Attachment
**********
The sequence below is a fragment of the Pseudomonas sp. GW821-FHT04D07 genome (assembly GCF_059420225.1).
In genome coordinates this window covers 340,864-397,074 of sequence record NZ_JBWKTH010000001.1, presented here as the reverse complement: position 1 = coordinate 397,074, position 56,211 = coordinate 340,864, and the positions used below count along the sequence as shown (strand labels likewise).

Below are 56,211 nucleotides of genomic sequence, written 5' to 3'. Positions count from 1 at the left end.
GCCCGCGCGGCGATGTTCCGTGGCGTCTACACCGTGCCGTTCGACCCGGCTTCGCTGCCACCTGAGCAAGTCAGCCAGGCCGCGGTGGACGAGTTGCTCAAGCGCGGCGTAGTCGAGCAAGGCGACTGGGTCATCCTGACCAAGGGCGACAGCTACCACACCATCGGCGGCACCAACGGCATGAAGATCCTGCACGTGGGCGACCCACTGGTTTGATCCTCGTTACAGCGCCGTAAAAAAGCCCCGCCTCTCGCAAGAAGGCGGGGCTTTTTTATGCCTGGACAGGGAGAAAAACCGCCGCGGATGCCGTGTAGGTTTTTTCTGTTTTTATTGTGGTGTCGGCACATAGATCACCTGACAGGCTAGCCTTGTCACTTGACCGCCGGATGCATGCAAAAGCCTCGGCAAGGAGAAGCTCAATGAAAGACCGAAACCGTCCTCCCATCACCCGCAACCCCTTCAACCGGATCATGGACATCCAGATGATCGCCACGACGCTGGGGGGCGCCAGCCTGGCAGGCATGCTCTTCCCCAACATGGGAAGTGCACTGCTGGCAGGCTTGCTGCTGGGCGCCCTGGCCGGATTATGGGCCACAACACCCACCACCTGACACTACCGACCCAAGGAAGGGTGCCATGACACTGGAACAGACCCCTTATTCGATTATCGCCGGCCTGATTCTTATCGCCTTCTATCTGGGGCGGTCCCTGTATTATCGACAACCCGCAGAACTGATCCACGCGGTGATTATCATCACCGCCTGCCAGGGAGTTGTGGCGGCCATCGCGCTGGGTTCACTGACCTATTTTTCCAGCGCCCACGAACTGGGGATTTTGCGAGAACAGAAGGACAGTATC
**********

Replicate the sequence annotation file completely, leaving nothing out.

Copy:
The sequence below is a fragment of the Pseudomonas sp. GW821-FHT04D07 genome (assembly GCF_059420225.1).
In genome coordinates this window covers 340,864-397,074 of sequence record NZ_JBWKTH010000001.1, presented here as the reverse complement: position 1 = coordinate 397,074, position 56,211 = coordinate 340,864, and the positions used below count along the sequence as shown (strand labels likewise).

Below are 56,211 nucleotides of genomic sequence, written 5' to 3'. Positions count from 1 at the left end.
GCCCGCGCGGCGATGTTCCGTGGCGTCTACACCGTGCCGTTCGACCCGGCTTCGCTGCCACCTGAGCAAGTCAGCCAGGCCGCGGTGGACGAGTTGCTCAAGCGCGGCGTAGTCGAGCAAGGCGACTGGGTCATCCTGACCAAGGGCGACAGCTACCACACCATCGGCGGCACCAACGGCATGAAGATCCTGCACGTGGGCGACCCACTGGTTTGATCCTCGTTACAGCGCCGTAAAAAAGCCCCGCCTCTCGCAAGAAGGCGGGGCTTTTTTATGCCTGGACAGGGAGAAAAACCGCCGCGGATGCCGTGTAGGTTTTTTCTGTTTTTATTGTGGTGTCGGCACATAGATCACCTGACAGGCTAGCCTTGTCACTTGACCGCCGGATGCATGCAAAAGCCTCGGCAAGGAGAAGCTCAATGAAAGACCGAAACCGTCCTCCCATCACCCGCAACCCCTTCAACCGGATCATGGACATCCAGATGATCGCCACGACGCTGGGGGGCGCCAGCCTGGCAGGCATGCTCTTCCCCAACATGGGAAGTGCACTGCTGGCAGGCTTGCTGCTGGGCGCCCTGGCCGGATTATGGGCCACAACACCCACCACCTGACACTACCGACCCAAGGAAGGGTGCCATGACACTGGAACAGACCCCTTATTCGATTATCGCCGGCCTGATTCTTATCGCCTTCTATCTGGGGCGGTCCCTGTATTATCGACAACCCGCAGAACTGATCCACGCGGTGATTATCATCACCGCCTGCCAGGGAGTTGTGGCGGCCATCGCGCTGGGTTCACTGACCTATTTTTCCAGCGCCCACGAACTGGGGATTTTGCGAGAACAGAAGGACAGTATC